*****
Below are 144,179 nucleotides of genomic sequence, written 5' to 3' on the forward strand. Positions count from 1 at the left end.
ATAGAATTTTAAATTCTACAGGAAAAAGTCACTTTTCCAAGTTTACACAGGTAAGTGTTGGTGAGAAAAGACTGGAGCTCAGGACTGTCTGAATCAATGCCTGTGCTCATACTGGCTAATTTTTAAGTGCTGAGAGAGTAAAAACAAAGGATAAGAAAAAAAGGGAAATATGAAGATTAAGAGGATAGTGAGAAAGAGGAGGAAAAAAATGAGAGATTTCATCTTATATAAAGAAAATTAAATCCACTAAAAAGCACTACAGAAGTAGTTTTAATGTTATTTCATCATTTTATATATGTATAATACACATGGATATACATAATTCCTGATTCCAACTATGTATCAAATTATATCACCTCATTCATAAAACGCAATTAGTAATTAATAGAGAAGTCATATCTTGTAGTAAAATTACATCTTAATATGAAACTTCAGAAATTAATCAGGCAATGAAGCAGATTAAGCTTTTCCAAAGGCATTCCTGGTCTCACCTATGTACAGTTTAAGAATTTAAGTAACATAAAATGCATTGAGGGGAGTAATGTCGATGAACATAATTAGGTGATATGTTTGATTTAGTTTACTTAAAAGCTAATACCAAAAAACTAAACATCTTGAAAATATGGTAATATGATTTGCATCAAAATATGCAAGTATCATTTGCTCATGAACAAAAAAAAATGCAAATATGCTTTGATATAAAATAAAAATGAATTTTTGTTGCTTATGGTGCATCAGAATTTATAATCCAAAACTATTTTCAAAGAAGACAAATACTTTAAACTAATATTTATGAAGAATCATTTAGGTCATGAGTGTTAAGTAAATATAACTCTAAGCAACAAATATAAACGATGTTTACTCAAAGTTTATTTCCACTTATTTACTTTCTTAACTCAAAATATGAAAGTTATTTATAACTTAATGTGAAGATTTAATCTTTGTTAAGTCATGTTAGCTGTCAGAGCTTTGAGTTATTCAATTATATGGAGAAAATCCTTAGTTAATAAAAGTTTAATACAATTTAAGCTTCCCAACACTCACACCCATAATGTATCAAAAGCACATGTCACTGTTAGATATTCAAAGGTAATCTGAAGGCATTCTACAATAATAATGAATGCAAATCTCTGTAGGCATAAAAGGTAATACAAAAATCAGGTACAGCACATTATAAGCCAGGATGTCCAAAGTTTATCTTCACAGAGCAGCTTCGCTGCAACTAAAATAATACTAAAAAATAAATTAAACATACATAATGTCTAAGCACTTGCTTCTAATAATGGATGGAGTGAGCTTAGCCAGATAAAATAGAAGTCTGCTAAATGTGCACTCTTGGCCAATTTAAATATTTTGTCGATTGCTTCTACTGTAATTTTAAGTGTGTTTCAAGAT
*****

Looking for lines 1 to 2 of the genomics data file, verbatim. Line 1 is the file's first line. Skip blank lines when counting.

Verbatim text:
Below are 144,179 nucleotides of genomic sequence, written 5' to 3' on the forward strand. Positions count from 1 at the left end.
ATAGAATTTTAAATTCTACAGGAAAAAGTCACTTTTCCAAGTTTACACAGGTAAGTGTTGGTGAGAAAAGACTGGAGCTCAGGACTGTCTGAATCAATGCCTGTGCTCATACTGGCTAATTTTTAAGTGCTGAGAGAGTAAAAACAAAGGATAAGAAAAAAAGGGAAATATGAAGATTAAGAGGATAGTGAGAAAGAGGAGGAAAAAAATGAGAGATTTCATCTTATATAAAGAAAATTAAATCCACTAAAAAGCACTACAGAAGTAGTTTTAATGTTATTTCATCATTTTATATATGTATAATACACATGGATATACATAATTCCTGATTCCAACTATGTATCAAATTATATCACCTCATTCATAAAACGCAATTAGTAATTAATAGAGAAGTCATATCTTGTAGTAAAATTACATCTTAATATGAAACTTCAGAAATTAATCAGGCAATGAAGCAGATTAAGCTTTTCCAAAGGCATTCCTGGTCTCACCTATGTACAGTTTAAGAATTTAAGTAACATAAAATGCATTGAGGGGAGTAATGTCGATGAACATAATTAGGTGATATGTTTGATTTAGTTTACTTAAAAGCTAATACCAAAAAACTAAACATCTTGAAAATATGGTAATATGATTTGCATCAAAATATGCAAGTATCATTTGCTCATGAACAAAAAAAAATGCAAATATGCTTTGATATAAAATAAAAATGAATTTTTGTTGCTTATGGTGCATCAGAATTTATAATCCAAAACTATTTTCAAAGAAGACAAATACTTTAAACTAATATTTATGAAGAATCATTTAGGTCATGAGTGTTAAGTAAATATAACTCTAAGCAACAAATATAAACGATGTTTACTCAAAGTTTATTTCCACTTATTTACTTTCTTAACTCAAAATATGAAAGTTATTTATAACTTAATGTGAAGATTTAATCTTTGTTAAGTCATGTTAGCTGTCAGAGCTTTGAGTTATTCAATTATATGGAGAAAATCCTTAGTTAATAAAAGTTTAATACAATTTAAGCTTCCCAACACTCACACCCATAATGTATCAAAAGCACATGTCACTGTTAGATATTCAAAGGTAATCTGAAGGCATTCTACAATAATAATGAATGCAAATCTCTGTAGGCATAAAAGGTAATACAAAAATCAGGTACAGCACATTATAAGCCAGGATGTCCAAAGTTTATCTTCACAGAGCAGCTTCGCTGCAACTAAAATAATACTAAAAAATAAATTAAACATACATAATGTCTAAGCACTTGCTTCTAATAATGGATGGAGTGAGCTTAGCCAGATAAAATAGAAGTCTGCTAAATGTGCACTCTTGGCCAATTTAAATATTTTGTCGATTGCTTCTACTGTAATTTTAAGTGTGTTTCAAGAT